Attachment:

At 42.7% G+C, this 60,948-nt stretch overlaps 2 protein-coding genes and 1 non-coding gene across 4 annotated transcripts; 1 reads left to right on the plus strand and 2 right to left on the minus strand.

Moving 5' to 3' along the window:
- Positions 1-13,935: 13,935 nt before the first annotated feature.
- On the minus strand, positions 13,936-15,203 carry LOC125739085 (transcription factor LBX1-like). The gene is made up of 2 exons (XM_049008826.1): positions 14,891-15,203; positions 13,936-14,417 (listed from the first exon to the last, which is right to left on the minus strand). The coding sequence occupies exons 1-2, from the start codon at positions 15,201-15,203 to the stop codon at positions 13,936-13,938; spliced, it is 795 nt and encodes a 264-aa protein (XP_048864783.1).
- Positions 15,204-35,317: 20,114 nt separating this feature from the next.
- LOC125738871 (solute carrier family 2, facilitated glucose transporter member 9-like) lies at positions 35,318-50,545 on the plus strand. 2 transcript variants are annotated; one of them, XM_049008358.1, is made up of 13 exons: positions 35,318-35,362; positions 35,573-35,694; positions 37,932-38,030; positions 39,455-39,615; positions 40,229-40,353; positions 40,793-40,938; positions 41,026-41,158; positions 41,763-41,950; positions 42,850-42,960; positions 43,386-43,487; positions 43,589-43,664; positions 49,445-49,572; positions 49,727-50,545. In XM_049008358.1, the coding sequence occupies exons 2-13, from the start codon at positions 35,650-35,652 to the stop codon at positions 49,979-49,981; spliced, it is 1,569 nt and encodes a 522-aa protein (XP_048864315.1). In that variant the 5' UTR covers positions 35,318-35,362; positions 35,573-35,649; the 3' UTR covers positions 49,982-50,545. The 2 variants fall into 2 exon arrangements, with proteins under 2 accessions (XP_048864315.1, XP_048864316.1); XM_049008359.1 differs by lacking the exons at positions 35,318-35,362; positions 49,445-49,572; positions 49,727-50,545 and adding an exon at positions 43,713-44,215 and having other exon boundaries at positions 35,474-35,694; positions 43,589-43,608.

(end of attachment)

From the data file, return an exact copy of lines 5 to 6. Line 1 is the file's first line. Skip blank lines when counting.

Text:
- Positions 15,204-35,317: 20,114 nt separating this feature from the next.
- LOC125738871 (solute carrier family 2, facilitated glucose transporter member 9-like) lies at positions 35,318-50,545 on the plus strand. 2 transcript variants are annotated; one of them, XM_049008358.1, is made up of 13 exons: positions 35,318-35,362; positions 35,573-35,694; positions 37,932-38,030; positions 39,455-39,615; positions 40,229-40,353; positions 40,793-40,938; positions 41,026-41,158; positions 41,763-41,950; positions 42,850-42,960; positions 43,386-43,487; positions 43,589-43,664; positions 49,445-49,572; positions 49,727-50,545. In XM_049008358.1, the coding sequence occupies exons 2-13, from the start codon at positions 35,650-35,652 to the stop codon at positions 49,979-49,981; spliced, it is 1,569 nt and encodes a 522-aa protein (XP_048864315.1). In that variant the 5' UTR covers positions 35,318-35,362; positions 35,573-35,649; the 3' UTR covers positions 49,982-50,545. The 2 variants fall into 2 exon arrangements, with proteins under 2 accessions (XP_048864315.1, XP_048864316.1); XM_049008359.1 differs by lacking the exons at positions 35,318-35,362; positions 49,445-49,572; positions 49,727-50,545 and adding an exon at positions 43,713-44,215 and having other exon boundaries at positions 35,474-35,694; positions 43,589-43,608.